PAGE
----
I was just at a funeral over the weekend, and some of the - my Marine friends were there, and we were talking about that. We had always just thought they left. Like, they had fled the district or had gone east or west or north or south, but they weren't around us after something like that. But he was kind of saying, we were right there. We were - we just looked at you in the eye and kept walking, and we did nothing. And that just felt like a confirmation of something. But, you know, this idea that they were among us as we patrolled, you know, a decade ago was definitely - we could just feel it, like, kind of, like, a movement of, like, oh, well, that's how it was.
GROSS: And it kind of confirms that there were many times you couldn't differentiate between allies and enemies.
GROSS: So they would drop their weapons. And when they'd pass Marines or other Americans and you'd ask, like, where are the Taliban, they'd say, oh, we don't know, as if they were not Taliban themselves. What would they do with their weapons?
GIBBONS-NEFF: They would, you know, drop them in a ditch. I mean, Mr. Gulab said - and the other locals would come and pick up the weapons and take them to their homes. Or maybe they'd put them, you know, in the ground somewhere or in a haystack. And I think some - one of the other interesting things, he said, was that they had used kids, you know, children to spot our patrols as the Americans left and came back, which is something we also kind of suspected. But again, he just said it so nonchalantly that it was, you know, very common practice.
GROSS: Using children was a common practice.
GROSS: Well, let me reintroduce you here, and then we'll talk some more. If you're just joining us, my guest is Thomas Gibbons-Neff, and he is a former Marine who served in Afghanistan from 2008 to 2010. He returned to Afghanistan as a reporter, first for The Washington Post, then The New York Times. He's about to become the Times' Kabul bureau chief. We'll be right back. This is FRESH AIR.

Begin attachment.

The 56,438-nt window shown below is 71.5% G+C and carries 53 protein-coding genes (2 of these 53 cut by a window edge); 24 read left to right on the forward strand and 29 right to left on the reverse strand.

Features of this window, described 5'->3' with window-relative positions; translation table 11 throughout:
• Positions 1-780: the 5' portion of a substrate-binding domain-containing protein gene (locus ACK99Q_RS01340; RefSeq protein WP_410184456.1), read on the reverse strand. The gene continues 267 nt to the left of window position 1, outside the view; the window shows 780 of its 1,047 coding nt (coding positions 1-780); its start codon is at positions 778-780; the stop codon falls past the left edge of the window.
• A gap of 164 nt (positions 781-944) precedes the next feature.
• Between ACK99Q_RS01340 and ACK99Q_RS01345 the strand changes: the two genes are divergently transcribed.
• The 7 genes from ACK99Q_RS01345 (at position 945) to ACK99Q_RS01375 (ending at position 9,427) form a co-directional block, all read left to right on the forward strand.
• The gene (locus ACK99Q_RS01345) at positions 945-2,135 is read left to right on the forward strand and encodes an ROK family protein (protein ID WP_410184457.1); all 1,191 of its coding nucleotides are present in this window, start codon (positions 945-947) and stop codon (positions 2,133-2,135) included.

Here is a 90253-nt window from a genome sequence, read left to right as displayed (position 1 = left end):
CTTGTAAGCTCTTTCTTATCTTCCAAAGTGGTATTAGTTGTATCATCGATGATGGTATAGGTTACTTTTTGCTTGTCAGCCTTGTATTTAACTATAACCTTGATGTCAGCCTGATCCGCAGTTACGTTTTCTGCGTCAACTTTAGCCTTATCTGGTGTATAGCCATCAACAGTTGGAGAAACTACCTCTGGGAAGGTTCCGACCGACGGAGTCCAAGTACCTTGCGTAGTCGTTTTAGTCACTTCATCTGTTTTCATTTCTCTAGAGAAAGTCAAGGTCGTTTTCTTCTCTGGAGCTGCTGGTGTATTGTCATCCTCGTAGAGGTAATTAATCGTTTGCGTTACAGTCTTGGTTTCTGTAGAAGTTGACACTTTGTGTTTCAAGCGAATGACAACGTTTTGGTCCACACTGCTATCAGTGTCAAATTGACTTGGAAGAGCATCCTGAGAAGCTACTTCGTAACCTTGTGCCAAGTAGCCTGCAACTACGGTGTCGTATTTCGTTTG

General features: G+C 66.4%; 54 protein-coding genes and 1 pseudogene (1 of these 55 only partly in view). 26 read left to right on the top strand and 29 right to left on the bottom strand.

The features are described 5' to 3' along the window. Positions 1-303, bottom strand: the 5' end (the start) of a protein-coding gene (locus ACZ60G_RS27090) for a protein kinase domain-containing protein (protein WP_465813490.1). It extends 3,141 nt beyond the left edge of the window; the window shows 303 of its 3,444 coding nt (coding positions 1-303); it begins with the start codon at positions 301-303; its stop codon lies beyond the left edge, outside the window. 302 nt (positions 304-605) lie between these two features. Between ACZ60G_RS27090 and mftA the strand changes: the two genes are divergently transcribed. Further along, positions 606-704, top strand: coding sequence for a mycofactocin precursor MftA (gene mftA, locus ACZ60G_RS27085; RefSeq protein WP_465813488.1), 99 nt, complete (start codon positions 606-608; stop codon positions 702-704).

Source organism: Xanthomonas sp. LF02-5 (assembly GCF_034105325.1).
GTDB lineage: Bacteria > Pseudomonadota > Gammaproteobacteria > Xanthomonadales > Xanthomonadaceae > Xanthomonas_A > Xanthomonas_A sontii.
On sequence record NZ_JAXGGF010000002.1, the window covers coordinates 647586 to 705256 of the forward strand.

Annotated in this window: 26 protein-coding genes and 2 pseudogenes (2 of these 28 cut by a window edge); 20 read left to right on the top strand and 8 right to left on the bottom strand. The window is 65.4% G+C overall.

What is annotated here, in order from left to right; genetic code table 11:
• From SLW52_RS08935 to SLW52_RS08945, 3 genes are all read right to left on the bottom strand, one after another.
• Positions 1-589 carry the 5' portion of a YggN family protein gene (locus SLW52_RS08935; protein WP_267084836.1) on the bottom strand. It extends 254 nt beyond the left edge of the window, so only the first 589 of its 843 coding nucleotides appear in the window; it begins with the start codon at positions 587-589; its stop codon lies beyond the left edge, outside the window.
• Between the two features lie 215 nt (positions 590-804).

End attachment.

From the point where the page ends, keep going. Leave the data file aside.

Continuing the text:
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GROSS: This is FRESH AIR. If you're just joining us, my guest is Thomas Gibbons-Neff. He served as a Marine in Afghanistan from 2008 to 2010. He returned to Afghanistan first as a reporter for The Washington Post, then for The New York Times. He's currently in the U.S., but he's about to return to Afghanistan as the Times' Kabul bureau chief.
So one of the things you mentioned was that the commander told you that the Taliban used children, and they used children to alert the Taliban when American troops were arriving. I think in the article, you wrote they used children to hide the weapons. Like, when they would drop their weapons and say, oh, we don't know where the Taliban are, when they ran into Americans, it was sometimes the children who would take the weapons and hide them. Knowing that children played a role in the Taliban and helped enable the Taliban to attack, what did you think about in terms of having encounters with children while you were a Marine? I mean, were you aware then that children were being used by the Taliban and that children could conceivably be a danger to you?
GIBBONS-NEFF: Yeah, we were very aware of that. When we would go into compounds, the Taliban would send children to follow our boot prints and would come in and kind of look us in the eye and then run out to tell the Taliban where we were. I mean, that happened a couple times. I don't know if that's exactly how it played out, but it certainly felt that way. So I think I alluded to it in the article. But I mean, there were certainly conversations about how to deal with that. And it was - you know, among members of my team, it was - there were a lot of conversations about how to contend with a 10-year-old who comes in and potentially endangers all of our lives.
GROSS: Yeah, I mean, you don't want to kill a child. You don't want to lose your own life, either. Is that specifically what you're referring to?
GIBBONS-NEFF: Correct, yeah.
GROSS: So what was the outcome of this battle?